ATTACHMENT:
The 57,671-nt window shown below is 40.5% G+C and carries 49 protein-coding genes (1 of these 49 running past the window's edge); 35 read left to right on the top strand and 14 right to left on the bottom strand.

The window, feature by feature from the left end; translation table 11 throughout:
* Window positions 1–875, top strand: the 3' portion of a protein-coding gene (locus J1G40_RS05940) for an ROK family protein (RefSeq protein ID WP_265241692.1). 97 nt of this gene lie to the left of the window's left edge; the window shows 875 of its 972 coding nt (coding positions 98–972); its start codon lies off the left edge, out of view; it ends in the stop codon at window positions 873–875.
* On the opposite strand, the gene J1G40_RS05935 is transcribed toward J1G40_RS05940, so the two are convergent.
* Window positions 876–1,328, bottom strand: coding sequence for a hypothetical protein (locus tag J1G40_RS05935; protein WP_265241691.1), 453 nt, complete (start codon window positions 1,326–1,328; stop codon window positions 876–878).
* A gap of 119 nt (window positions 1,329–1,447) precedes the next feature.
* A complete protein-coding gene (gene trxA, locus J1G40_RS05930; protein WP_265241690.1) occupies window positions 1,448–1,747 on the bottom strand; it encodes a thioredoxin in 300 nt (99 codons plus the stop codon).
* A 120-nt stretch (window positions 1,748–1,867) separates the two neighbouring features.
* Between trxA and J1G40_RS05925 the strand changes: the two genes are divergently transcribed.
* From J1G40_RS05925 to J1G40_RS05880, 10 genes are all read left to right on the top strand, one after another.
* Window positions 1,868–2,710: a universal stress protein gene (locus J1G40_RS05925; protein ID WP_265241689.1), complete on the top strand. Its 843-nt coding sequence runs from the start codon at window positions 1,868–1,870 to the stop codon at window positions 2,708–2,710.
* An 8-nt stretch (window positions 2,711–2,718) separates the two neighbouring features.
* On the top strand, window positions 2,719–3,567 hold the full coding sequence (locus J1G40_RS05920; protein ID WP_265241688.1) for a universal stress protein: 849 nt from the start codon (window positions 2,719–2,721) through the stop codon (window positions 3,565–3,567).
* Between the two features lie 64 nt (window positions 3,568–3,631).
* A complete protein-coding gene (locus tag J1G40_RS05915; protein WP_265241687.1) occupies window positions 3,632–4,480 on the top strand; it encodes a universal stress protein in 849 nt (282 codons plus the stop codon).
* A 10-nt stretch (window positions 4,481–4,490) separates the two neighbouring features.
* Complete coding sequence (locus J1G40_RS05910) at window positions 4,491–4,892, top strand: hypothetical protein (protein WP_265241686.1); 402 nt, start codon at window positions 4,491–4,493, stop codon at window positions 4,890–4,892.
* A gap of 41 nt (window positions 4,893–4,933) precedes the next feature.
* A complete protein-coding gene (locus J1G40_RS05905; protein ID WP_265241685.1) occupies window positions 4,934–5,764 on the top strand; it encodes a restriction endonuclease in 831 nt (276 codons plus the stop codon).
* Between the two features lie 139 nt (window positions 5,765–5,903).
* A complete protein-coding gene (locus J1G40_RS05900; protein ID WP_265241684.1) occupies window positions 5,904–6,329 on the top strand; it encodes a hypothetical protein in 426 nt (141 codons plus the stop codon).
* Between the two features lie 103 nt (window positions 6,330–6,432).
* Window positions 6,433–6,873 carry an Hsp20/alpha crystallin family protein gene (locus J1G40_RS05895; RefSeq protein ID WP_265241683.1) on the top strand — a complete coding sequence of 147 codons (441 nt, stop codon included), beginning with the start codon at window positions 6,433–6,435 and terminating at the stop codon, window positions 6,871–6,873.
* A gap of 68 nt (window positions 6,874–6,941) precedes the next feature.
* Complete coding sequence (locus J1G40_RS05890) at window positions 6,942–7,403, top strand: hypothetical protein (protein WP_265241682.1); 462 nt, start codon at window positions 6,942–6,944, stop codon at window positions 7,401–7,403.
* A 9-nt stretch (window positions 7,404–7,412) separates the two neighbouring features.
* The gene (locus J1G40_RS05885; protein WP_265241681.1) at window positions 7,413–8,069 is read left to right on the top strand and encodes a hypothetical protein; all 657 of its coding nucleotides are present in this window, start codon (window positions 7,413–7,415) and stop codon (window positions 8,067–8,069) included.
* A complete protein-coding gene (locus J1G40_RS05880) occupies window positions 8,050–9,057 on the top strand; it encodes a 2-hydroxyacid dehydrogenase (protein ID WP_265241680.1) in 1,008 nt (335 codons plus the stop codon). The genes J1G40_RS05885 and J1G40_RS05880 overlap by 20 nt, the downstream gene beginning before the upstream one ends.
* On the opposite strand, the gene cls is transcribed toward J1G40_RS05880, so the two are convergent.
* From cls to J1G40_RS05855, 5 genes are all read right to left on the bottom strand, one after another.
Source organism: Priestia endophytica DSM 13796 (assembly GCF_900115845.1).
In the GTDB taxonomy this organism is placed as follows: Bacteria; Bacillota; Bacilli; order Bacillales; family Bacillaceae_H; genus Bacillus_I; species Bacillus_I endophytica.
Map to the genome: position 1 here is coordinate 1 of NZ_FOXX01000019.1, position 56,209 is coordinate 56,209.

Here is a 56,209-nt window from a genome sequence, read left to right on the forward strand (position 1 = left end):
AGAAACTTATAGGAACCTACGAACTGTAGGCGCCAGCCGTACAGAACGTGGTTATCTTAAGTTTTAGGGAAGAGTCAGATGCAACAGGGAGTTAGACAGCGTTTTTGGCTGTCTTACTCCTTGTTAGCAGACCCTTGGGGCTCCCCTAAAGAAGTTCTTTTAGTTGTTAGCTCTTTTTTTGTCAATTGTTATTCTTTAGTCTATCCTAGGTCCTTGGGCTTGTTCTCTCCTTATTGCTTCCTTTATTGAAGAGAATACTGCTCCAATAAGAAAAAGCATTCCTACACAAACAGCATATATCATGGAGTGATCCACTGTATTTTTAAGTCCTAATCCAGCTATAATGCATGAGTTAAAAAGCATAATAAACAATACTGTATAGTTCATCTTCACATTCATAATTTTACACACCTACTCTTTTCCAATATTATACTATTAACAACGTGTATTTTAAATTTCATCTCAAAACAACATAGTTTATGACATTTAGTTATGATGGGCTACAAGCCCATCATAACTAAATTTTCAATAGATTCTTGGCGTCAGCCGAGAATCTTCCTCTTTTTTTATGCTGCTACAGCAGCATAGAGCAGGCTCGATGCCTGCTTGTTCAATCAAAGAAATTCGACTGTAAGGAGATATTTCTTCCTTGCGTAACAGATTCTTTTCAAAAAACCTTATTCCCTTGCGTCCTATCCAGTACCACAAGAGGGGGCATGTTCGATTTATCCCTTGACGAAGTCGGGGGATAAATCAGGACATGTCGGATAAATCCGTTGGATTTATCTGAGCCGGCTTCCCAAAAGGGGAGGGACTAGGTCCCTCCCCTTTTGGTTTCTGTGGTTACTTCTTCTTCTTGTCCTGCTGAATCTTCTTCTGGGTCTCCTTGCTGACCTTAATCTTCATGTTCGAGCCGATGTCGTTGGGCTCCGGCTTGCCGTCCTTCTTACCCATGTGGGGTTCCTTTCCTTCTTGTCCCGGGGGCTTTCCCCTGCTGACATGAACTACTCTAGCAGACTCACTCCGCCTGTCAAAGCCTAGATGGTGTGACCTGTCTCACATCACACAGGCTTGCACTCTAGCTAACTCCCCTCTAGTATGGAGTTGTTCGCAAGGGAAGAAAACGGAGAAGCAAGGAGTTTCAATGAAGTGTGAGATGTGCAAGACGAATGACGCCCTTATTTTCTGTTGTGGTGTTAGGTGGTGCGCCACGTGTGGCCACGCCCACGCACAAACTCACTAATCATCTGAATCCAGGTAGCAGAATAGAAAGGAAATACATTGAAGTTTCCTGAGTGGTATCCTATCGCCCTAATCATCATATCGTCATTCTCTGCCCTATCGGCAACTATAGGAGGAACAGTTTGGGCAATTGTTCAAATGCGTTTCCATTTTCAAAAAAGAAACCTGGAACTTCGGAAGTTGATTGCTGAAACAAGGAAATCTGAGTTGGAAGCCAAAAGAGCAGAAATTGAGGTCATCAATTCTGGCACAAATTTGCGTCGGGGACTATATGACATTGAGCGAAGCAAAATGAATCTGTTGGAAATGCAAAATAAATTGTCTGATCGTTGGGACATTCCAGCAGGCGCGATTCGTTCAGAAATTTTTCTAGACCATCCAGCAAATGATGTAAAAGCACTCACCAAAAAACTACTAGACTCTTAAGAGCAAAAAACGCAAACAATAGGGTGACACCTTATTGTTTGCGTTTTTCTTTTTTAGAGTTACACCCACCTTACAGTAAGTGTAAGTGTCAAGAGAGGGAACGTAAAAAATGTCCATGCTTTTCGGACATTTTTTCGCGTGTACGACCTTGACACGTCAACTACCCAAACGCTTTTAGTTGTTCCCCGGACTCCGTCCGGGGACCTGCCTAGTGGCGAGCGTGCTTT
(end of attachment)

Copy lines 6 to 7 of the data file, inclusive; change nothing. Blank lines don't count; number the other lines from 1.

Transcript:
* A gap of 119 nt (window positions 1,329–1,447) precedes the next feature.
* A complete protein-coding gene (gene trxA, locus J1G40_RS05930; protein WP_265241690.1) occupies window positions 1,448–1,747 on the bottom strand; it encodes a thioredoxin in 300 nt (99 codons plus the stop codon).